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Nearly All Pediatric Emergency Training Programs Now Use Simulation

HOUSTON – Training programs for pediatric emergency physicians are facing a difficult challenge: How to give fellowship participants exposure to ED procedures with fewer critical care events, more duty hour limitations, increasing attending presence and little tolerance for medical errors.

PDMR for ED Push

The solution, according to an article published online recently by the journal Pediatrics, is greater use of simulation training.

The study, led by pediatric emergency physicians at Baylor College of Medicine in Houston, included a survey sent to the directors and associate directors of 73 different pediatric emergency medicine fellowship programs. Garnering a 95% response rate, the survey was developed in collaboration with American Academy of Pediatrics Section on Emergency Medicine Program Directors Committee to document and analyze the use of simulation training.

Assessed was each program’s use of simulation training, plans for future simulation training, simulation resource availability, and the obstacles associated with getting simulation training implemented.

Nearly all, 97%, of the 69 programs responding said they used simulation training, with the remaining 3% reporting that they planned to begin simulation training within two years. Most of the institutions, 96%, agreed or strongly agreed that more resources would be allocated to simulation training because of the need for more procedural skills preparation. More than a third of the responding programs said their fellows spent more than 20 hours annually in simulation training.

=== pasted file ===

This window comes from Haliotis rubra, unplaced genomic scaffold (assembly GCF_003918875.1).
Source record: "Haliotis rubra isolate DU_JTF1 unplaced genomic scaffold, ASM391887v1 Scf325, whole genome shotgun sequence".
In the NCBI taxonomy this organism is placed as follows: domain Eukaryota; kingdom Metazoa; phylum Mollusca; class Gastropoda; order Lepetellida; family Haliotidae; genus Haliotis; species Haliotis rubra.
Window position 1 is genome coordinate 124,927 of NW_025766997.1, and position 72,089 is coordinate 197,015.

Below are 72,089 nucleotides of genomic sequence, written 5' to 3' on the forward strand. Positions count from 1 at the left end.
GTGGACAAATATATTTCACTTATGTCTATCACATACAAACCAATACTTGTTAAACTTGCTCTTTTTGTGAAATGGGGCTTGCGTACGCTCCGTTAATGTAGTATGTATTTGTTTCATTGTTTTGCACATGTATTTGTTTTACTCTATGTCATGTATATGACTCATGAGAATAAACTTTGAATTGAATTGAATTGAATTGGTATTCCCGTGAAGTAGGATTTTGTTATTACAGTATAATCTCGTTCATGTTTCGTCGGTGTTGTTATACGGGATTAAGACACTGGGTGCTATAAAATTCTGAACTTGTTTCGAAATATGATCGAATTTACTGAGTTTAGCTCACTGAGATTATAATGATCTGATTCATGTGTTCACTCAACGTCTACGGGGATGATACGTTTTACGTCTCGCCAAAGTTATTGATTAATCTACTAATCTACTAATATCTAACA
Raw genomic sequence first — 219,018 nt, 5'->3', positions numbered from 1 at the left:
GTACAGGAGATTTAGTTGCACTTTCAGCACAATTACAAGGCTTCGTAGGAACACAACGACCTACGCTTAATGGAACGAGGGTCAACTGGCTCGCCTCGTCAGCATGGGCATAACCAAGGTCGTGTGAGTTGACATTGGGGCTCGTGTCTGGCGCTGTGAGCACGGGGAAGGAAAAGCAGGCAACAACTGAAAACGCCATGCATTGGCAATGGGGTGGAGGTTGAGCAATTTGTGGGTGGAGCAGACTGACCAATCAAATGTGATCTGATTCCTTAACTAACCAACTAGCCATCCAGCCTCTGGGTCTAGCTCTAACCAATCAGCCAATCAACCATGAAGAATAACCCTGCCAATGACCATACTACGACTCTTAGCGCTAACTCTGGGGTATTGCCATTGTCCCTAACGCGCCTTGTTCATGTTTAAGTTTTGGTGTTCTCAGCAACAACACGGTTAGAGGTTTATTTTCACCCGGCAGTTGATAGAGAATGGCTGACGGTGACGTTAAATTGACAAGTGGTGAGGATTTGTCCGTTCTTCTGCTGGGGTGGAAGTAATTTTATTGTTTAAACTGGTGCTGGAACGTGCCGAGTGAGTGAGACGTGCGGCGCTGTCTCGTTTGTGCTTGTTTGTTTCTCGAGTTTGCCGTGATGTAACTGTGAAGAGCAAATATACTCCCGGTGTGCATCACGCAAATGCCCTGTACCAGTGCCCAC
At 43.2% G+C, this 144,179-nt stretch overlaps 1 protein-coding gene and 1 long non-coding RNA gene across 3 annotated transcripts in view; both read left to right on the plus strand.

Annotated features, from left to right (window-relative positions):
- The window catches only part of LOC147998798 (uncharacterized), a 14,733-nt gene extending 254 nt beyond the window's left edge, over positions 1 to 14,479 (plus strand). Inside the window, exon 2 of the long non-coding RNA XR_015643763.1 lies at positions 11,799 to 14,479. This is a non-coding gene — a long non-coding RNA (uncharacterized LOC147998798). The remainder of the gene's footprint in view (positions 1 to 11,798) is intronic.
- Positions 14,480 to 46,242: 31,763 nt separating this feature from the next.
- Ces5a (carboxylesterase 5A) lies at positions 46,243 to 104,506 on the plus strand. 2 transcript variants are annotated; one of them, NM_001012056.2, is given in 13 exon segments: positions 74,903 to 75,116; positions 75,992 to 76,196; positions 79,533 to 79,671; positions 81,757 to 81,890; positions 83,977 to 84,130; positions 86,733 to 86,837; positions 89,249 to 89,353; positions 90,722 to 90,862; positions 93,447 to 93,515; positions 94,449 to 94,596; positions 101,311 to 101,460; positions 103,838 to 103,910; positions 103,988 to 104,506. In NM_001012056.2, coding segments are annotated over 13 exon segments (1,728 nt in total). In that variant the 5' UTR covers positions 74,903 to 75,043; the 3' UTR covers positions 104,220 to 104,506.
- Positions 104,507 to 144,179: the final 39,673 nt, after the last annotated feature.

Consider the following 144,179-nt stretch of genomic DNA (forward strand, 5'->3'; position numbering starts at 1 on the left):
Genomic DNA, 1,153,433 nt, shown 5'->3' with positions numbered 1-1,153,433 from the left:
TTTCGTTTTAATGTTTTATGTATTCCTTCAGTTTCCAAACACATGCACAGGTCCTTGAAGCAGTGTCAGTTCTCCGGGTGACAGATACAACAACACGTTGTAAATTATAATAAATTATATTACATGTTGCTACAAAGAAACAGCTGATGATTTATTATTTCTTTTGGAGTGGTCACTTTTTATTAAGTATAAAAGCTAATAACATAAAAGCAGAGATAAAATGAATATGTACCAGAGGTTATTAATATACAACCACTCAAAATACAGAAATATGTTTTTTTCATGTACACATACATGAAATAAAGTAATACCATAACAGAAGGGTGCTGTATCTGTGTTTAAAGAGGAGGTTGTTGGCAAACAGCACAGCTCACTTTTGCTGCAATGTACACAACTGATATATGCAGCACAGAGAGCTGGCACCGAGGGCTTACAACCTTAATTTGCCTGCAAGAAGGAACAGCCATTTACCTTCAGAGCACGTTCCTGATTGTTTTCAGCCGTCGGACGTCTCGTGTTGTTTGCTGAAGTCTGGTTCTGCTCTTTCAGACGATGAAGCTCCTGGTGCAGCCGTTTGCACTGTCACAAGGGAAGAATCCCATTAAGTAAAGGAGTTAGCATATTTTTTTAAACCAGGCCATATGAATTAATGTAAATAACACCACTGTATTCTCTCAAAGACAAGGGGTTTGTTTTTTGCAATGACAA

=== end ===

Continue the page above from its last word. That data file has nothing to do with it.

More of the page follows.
In fact, the use of simulation training increased from only 63% reported in a similar study in 2008.

“Simulation is now ubiquitous … and is being applied to a wide spectrum of training topics,” study authors write. “Shared curricula and assessment tools, increased faculty and financial support, and regionalization for programs with less local resources could further ameliorate barriers to pediatric emergency medicine fellowship simulation.”

Simulation training can employ simple mannequins, high fidelity simulators that can be programmed to respond appropriately or even simulated patients played by actors, according to the article.

According to the survey, most of the simulation programs focus on resuscitation (71%), procedures (63%), and teamwork/communication (38%). Simulation is used to evaluate procedural competency and resuscitation management in 37% of the respondents’ programs.

The programs also reported obstacles to investing more in simulation training, however.

“Current limitations primarily involve faculty and funding, with equipment and dedicated space less significant than previously reported,” the authors report. “Shared curricula and assessment tools, increased faculty and financial support, and regionalization could ameliorate barriers to incorporating simulation into PEM fellowships.”